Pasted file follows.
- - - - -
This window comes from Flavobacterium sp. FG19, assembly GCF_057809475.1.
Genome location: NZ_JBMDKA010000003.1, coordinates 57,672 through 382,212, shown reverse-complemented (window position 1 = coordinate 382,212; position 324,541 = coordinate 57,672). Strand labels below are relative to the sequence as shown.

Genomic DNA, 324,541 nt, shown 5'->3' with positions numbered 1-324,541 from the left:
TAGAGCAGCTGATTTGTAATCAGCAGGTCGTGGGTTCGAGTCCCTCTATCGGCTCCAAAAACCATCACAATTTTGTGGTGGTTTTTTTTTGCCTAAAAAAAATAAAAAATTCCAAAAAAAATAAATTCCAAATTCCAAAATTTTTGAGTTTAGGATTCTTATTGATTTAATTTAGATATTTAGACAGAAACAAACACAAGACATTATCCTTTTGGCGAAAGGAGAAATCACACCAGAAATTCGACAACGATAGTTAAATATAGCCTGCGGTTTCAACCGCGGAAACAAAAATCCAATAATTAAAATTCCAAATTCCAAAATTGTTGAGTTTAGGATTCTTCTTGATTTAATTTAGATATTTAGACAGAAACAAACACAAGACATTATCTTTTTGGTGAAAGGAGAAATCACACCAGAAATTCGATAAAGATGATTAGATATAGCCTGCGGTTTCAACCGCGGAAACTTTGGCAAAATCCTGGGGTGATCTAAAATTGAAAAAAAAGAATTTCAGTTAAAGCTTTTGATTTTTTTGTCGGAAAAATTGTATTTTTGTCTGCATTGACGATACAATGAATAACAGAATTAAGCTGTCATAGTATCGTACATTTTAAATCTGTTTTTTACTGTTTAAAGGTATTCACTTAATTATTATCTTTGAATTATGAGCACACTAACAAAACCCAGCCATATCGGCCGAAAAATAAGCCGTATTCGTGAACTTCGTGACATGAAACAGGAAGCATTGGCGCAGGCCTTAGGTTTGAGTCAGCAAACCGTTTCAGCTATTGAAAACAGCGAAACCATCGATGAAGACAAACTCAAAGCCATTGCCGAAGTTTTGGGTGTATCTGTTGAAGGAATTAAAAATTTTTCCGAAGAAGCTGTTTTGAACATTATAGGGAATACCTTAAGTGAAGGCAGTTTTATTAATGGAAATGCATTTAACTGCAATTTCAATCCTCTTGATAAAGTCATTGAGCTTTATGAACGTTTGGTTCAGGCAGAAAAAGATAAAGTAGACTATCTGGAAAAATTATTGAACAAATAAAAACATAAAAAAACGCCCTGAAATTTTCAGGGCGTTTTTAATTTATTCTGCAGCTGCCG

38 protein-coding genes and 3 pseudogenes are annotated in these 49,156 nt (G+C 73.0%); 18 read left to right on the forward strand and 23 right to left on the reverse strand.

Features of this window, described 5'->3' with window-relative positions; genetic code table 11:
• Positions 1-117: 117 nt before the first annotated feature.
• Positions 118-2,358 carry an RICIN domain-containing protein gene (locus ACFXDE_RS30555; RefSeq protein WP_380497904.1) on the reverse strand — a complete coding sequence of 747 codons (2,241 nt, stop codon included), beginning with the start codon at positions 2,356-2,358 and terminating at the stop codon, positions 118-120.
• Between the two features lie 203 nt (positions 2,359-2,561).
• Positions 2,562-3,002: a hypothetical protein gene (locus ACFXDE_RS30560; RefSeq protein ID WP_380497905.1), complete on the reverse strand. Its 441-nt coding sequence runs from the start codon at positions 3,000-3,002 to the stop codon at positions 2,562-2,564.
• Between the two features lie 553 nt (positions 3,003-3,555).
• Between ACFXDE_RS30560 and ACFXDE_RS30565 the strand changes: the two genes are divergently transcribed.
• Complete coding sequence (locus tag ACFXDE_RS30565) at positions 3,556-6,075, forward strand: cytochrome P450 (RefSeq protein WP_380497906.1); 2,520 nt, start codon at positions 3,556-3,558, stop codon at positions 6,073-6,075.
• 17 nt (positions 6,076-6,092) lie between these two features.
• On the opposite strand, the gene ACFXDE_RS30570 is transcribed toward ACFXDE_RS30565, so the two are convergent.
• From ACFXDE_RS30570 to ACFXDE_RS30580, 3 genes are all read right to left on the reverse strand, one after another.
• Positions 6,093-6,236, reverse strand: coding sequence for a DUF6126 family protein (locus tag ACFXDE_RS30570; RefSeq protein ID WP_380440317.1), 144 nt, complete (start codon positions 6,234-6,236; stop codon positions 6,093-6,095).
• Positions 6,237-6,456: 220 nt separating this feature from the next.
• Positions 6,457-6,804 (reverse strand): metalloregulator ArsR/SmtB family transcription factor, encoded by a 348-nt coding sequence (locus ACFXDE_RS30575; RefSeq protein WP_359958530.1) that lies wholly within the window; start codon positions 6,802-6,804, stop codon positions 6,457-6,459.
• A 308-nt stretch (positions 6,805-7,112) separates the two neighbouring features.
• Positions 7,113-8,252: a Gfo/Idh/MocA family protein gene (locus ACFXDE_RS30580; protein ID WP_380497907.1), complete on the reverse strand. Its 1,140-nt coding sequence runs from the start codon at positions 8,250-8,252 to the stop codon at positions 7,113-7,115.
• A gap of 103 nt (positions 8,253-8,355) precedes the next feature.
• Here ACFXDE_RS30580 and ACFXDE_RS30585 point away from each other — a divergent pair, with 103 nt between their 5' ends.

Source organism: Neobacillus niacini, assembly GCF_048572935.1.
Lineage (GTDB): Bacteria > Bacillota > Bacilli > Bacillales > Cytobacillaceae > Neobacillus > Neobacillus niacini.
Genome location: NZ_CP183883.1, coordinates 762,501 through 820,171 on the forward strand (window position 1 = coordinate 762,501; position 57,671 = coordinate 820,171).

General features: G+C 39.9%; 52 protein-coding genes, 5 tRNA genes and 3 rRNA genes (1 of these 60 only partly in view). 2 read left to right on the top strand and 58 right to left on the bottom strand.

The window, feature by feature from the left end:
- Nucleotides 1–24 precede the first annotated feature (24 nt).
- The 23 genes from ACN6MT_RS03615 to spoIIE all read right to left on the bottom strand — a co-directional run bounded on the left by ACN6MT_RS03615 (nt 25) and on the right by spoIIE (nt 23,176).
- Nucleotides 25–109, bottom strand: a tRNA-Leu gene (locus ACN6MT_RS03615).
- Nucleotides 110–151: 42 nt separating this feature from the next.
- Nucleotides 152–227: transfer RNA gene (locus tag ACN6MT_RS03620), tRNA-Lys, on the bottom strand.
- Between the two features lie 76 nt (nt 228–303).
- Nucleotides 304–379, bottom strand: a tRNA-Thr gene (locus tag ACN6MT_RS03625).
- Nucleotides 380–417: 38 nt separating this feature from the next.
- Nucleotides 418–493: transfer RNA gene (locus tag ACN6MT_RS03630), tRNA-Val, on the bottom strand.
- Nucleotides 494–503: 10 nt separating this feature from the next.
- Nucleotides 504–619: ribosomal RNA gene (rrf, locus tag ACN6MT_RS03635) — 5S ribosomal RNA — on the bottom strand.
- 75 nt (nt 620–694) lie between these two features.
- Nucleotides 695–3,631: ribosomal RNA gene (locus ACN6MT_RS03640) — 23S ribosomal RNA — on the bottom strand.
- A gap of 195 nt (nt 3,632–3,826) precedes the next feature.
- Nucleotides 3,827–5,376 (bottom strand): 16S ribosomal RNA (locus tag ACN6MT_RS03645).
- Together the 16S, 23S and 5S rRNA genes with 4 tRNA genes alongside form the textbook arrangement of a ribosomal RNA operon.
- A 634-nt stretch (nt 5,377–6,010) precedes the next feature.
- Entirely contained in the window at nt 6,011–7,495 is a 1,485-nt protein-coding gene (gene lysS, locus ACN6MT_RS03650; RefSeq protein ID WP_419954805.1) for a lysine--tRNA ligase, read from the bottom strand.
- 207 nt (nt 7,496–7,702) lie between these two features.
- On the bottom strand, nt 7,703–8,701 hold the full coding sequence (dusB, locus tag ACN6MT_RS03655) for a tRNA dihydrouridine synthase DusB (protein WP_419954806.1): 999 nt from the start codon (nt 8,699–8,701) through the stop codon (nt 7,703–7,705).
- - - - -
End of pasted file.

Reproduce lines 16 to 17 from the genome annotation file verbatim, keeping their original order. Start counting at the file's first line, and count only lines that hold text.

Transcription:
• From ACFXDE_RS30570 to ACFXDE_RS30580, 3 genes are all read right to left on the reverse strand, one after another.
• Positions 6,093-6,236, reverse strand: coding sequence for a DUF6126 family protein (locus tag ACFXDE_RS30570; RefSeq protein ID WP_380440317.1), 144 nt, complete (start codon positions 6,234-6,236; stop codon positions 6,093-6,095).